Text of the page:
How 'good' are new primary school places?

Published: 21st Jul 2014

This article has been updated.

"'Under this government nearly 80% of new primary places created are in good or outstanding schools.'

"She added that 212,000 new primary places had been created between May 2010 and May 2013."

Department for Education spokeswoman quoted in a BBC article, 17 July 2014

Amid the news last week that the number of pupils in England's schools is now expected to reach over 8 million by 2023, the Department for Education stressed that they had already created 212,000 new primary places (where the need is currently greater than secondary schools) - with the majority in good or outstanding schools.

The number of 'new' places is actually higher. Official statistics show at least 238,000 new primary places were created between May 2010 and May 2013, and 80% of them - or 187,000 - were in schools judged good or outstanding by Ofsted. This is just counting those in schools which had been inspected by Ofsted by August 2013, and doesn't include new places in free schools - so the total figure is higher. It's too early to say whether including free schools in this count would push the balance more towards the higher or lower range of Ofsted ratings.

In the same period, the net increase in primary school places was about 212,000 - backing up the Department's claim. This counts the loss of places too, where schools have shut down for example - so it gives an accurate picture of how many more places exist for the increasing numbers of children in or due to be in primary school.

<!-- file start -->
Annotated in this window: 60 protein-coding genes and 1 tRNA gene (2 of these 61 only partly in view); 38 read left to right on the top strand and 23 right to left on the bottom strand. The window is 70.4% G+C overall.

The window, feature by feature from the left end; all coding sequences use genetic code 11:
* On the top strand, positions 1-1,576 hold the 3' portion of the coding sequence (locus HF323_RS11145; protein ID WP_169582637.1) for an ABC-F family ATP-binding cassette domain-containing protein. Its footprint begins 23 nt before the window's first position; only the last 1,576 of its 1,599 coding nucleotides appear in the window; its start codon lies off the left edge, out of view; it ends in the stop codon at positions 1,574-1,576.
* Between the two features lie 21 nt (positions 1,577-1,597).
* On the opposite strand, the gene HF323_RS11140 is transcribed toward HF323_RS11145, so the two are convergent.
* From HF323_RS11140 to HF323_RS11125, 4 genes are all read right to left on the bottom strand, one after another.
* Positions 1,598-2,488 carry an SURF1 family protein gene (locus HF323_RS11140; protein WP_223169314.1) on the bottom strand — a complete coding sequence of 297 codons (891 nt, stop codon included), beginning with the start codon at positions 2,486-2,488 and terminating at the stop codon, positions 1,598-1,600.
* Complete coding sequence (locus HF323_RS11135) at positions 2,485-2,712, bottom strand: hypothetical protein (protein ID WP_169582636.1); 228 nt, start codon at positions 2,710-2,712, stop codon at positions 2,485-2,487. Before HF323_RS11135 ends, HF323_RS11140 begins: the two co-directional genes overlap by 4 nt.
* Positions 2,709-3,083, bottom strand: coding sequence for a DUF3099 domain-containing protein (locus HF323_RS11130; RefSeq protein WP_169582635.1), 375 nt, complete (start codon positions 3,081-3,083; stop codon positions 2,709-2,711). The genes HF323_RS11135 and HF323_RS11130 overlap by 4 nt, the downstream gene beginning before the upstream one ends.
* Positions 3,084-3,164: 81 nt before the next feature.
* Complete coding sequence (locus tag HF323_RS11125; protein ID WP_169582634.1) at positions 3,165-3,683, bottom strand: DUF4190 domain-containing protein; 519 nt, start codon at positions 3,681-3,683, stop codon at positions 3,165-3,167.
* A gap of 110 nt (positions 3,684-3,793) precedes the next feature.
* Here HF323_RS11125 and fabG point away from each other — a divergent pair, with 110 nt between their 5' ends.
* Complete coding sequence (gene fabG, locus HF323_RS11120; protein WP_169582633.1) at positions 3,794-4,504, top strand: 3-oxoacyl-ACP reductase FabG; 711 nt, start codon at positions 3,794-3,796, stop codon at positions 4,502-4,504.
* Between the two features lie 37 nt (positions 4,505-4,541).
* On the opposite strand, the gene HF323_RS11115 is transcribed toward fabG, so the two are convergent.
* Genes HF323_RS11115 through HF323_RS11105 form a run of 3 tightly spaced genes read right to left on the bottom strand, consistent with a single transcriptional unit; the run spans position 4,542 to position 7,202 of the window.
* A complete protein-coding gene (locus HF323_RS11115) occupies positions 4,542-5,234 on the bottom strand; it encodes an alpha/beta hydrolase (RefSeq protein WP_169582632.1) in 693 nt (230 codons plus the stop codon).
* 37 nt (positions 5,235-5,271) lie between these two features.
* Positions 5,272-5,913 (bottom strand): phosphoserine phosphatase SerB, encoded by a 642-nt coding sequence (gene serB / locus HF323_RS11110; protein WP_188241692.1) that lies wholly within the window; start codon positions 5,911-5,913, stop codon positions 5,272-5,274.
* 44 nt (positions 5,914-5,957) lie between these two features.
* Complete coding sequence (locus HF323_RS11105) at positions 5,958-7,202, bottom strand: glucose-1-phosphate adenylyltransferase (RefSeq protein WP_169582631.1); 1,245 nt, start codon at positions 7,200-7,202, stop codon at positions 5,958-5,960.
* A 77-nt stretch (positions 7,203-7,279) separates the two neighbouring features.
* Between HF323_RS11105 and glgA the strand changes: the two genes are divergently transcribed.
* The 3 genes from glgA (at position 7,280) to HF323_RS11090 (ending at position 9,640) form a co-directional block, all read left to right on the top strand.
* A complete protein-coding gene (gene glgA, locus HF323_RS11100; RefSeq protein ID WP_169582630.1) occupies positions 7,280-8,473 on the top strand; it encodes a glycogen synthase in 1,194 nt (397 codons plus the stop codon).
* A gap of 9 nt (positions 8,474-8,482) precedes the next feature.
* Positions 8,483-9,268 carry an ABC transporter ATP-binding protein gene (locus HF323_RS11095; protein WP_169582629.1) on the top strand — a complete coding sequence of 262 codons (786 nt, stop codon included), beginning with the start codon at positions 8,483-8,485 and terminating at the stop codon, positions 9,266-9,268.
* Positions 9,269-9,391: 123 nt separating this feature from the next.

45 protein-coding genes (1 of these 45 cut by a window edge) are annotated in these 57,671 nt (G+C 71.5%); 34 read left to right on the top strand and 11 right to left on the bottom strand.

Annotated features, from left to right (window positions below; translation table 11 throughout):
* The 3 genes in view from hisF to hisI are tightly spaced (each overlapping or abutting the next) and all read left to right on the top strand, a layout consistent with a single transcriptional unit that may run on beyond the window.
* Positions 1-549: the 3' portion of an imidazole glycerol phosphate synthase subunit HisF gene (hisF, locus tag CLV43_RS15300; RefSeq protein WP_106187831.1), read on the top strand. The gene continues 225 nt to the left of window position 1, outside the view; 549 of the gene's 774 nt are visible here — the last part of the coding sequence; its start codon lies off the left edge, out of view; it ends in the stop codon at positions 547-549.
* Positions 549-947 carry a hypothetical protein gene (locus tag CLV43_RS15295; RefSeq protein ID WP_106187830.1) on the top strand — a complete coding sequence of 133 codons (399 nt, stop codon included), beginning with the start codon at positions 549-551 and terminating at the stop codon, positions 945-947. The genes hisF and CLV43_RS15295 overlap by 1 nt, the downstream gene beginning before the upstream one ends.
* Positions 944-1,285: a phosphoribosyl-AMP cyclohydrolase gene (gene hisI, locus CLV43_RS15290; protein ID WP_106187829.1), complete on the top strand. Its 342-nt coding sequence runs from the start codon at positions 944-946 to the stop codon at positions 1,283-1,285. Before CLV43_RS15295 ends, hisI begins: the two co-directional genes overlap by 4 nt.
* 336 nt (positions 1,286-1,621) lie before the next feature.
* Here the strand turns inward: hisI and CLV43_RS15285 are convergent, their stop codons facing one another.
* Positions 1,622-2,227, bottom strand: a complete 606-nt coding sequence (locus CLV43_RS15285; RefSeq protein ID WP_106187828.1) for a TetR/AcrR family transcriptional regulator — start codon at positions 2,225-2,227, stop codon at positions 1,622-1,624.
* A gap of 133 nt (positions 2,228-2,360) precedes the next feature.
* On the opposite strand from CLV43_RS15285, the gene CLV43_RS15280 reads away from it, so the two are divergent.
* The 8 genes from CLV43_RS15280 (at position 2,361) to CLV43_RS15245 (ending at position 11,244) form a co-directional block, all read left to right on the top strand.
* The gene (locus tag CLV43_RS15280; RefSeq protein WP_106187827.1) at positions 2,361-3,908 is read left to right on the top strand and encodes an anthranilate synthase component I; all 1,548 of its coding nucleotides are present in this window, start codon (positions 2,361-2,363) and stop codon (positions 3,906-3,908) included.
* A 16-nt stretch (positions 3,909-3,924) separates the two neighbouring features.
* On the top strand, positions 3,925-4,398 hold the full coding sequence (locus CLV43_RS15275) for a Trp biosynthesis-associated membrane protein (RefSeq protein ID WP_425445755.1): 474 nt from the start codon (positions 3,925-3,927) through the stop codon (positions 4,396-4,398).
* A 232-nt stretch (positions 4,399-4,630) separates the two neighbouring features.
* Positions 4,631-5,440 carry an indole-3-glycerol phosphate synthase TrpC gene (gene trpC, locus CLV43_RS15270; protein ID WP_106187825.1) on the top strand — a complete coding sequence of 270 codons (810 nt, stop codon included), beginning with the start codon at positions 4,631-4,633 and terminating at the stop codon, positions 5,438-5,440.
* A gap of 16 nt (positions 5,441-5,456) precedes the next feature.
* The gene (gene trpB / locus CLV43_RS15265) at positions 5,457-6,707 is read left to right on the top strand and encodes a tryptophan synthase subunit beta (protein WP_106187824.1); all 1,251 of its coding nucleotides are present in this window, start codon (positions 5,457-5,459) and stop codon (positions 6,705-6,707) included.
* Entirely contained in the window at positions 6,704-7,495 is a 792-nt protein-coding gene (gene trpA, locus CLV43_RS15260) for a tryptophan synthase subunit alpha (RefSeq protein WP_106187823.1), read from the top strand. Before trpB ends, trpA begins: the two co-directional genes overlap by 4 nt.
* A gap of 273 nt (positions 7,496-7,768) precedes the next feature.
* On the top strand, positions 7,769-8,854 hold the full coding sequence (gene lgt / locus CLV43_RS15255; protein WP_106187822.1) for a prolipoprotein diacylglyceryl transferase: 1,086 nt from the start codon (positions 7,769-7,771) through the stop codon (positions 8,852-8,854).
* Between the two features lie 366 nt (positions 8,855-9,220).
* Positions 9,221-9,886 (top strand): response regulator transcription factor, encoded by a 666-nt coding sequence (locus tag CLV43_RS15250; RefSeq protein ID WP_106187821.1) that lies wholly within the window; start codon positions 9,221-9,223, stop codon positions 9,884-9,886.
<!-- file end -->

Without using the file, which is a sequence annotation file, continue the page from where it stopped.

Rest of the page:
But, having the two references to 'new primary places' is a little confusing as they do refer to different things.

80% of new primary places in good or outstanding schools

Graph by Ofsted judgement 2

The latest forecasts by the Department show the number of pupils in primary schools is expected to increase to 4.7 million by 2023 - 9% higher than the number now. This is actually slightly lower than the rate of growth previously predicted as the Office for National Statistics now expects fewer babies to be born in the next few years than they'd forecast previously.

While secondary-aged pupil numbers have been falling since 2005, the latest statistics estimate that these numbers will start to grow from 2015 as the increasing primary school population flows into secondary, so we may see a growing focus on increasing places in secondary schools in the future too.

Total primary places have increased by 212,000

"She added that 212,000 new primary places had been created between May 2010 and May 2013."

This refers to the total increase in school places, with 211,930 more places in May 2013 than in May 2010. This time it includes places in free schools and academies, and refers to the net increase - so accounts for the loss of places too.

It's not possible to say from this figure how much of the increase was in schools judged good or outstanding, since it is a net figure.

If you want to know how all of this relates to your local area, take a look at the Department's local authority scorecard.

Update 22 July 14

Comment added that the future growth in the secondary age population follows from the current growth in the primary aged population.


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